The goal, according to Booker’s proposal, is to scale back mass incarceration and the war on drugs, and reduce the vast racial disparities intertwined with both.

While Klobuchar’s plan helped her distance herself from her “tough on crime” past, Booker’s proposal reinforces his criminal justice reform record. He’s long supported reform efforts in marijuana policy and prison sentencing. And he played a key role in Congress’s passage last year of the First Step Act, which, while not as expansive as some advocates hoped, enacted the most sweeping changes to the federal criminal justice system in decades.

Other presidential candidates, like Sen. Kamala Harris (D-CA) and Andrew Yang, have also vowed to use the president’s pardon and clemency powers to help low-level drug offenders.

Previous presidents have used their pardon and clemency powers in various ways, from helping political allies to enabling systemic reforms. As president, Barack Obama, for instance, used his clemency powers to mitigate the effects of the federal war on drugs and mass incarceration by granting hundreds of drug offenders an early release. President Trump, meanwhile, has used his powers to commute the life sentence of Alice Johnson, a great-grandmother in prison for drug trafficking, after Kim Kardashian West asked him to do so, and he’s reportedly considered using them for staff caught up in the Russia investigation.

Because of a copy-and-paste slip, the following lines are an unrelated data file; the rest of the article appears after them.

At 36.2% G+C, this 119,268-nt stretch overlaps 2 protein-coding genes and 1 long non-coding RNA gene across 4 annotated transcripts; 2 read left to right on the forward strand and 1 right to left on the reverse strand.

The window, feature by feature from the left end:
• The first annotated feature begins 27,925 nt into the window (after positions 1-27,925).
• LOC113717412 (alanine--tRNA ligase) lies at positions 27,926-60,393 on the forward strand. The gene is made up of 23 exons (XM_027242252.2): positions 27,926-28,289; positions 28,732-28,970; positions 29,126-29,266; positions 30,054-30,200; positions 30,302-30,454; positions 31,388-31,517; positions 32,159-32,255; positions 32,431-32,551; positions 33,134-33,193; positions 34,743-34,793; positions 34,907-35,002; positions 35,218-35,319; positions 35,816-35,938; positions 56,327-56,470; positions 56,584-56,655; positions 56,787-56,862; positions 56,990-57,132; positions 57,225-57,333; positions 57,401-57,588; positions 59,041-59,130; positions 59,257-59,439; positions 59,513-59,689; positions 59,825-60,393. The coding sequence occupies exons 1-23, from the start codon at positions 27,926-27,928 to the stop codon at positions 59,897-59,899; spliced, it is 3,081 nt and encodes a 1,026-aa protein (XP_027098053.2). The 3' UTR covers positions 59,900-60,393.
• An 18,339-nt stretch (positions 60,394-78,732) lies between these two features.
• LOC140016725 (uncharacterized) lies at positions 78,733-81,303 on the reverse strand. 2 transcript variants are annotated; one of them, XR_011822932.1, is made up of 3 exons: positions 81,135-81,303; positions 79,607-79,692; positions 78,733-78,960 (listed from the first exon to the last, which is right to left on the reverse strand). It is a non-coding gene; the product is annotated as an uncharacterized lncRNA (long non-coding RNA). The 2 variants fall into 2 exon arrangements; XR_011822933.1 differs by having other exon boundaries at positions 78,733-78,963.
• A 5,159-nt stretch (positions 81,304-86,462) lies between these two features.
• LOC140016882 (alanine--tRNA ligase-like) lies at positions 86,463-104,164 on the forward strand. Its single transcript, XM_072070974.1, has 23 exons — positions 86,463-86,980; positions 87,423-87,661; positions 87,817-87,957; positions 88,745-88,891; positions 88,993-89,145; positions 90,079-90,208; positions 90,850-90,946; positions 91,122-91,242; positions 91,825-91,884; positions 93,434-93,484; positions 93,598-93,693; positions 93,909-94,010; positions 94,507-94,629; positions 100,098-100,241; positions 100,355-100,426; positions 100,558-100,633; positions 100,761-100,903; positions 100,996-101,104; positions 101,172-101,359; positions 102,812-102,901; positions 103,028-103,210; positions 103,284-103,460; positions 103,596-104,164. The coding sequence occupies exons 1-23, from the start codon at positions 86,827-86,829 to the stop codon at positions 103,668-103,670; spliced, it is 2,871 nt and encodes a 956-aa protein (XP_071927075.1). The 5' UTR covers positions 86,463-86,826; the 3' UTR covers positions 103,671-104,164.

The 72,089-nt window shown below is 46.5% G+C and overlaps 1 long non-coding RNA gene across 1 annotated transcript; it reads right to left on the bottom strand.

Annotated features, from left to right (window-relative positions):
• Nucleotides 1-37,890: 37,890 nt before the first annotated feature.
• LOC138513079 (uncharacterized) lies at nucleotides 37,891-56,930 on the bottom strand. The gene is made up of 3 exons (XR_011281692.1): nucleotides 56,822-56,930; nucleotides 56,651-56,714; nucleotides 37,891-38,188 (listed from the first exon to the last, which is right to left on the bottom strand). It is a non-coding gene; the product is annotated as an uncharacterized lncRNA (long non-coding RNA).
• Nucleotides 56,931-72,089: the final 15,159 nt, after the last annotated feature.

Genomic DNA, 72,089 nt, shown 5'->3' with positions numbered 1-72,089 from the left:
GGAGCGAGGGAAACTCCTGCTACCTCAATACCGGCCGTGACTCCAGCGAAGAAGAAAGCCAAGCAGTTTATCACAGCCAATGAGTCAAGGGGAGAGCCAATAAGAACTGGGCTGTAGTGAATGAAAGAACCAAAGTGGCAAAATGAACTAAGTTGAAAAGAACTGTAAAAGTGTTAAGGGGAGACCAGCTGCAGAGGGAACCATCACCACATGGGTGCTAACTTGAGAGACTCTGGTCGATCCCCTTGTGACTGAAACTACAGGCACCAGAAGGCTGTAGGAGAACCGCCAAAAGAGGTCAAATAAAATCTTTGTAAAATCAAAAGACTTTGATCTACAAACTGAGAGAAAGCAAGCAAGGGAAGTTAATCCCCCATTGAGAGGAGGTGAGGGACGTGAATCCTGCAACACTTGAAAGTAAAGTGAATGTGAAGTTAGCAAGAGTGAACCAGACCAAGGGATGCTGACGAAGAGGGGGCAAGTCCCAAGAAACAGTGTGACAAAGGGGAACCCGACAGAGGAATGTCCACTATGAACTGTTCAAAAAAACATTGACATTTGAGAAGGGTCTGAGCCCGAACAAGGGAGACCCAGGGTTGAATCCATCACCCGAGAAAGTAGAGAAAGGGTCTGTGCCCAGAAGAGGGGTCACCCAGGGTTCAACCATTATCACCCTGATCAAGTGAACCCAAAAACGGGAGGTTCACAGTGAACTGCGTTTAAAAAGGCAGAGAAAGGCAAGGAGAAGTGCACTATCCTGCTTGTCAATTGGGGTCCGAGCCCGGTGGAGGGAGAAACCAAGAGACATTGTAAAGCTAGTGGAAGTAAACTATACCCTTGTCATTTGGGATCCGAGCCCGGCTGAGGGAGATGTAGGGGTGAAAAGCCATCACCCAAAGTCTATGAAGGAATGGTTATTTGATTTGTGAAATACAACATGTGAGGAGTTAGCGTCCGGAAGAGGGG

What Booker is proposing, though, is something much more expansive. Rather than leaving it to the whims of the president and Justice Department officials, Booker’s plan, like Klobuchar’s, would aim to turn the clemency process into an avenue for systemic, longer-lasting reform. According to the Booker campaign, that could benefit thousands — maybe tens of thousands — of people, all without Congress having to pass a new law.

The current clemency process is a mess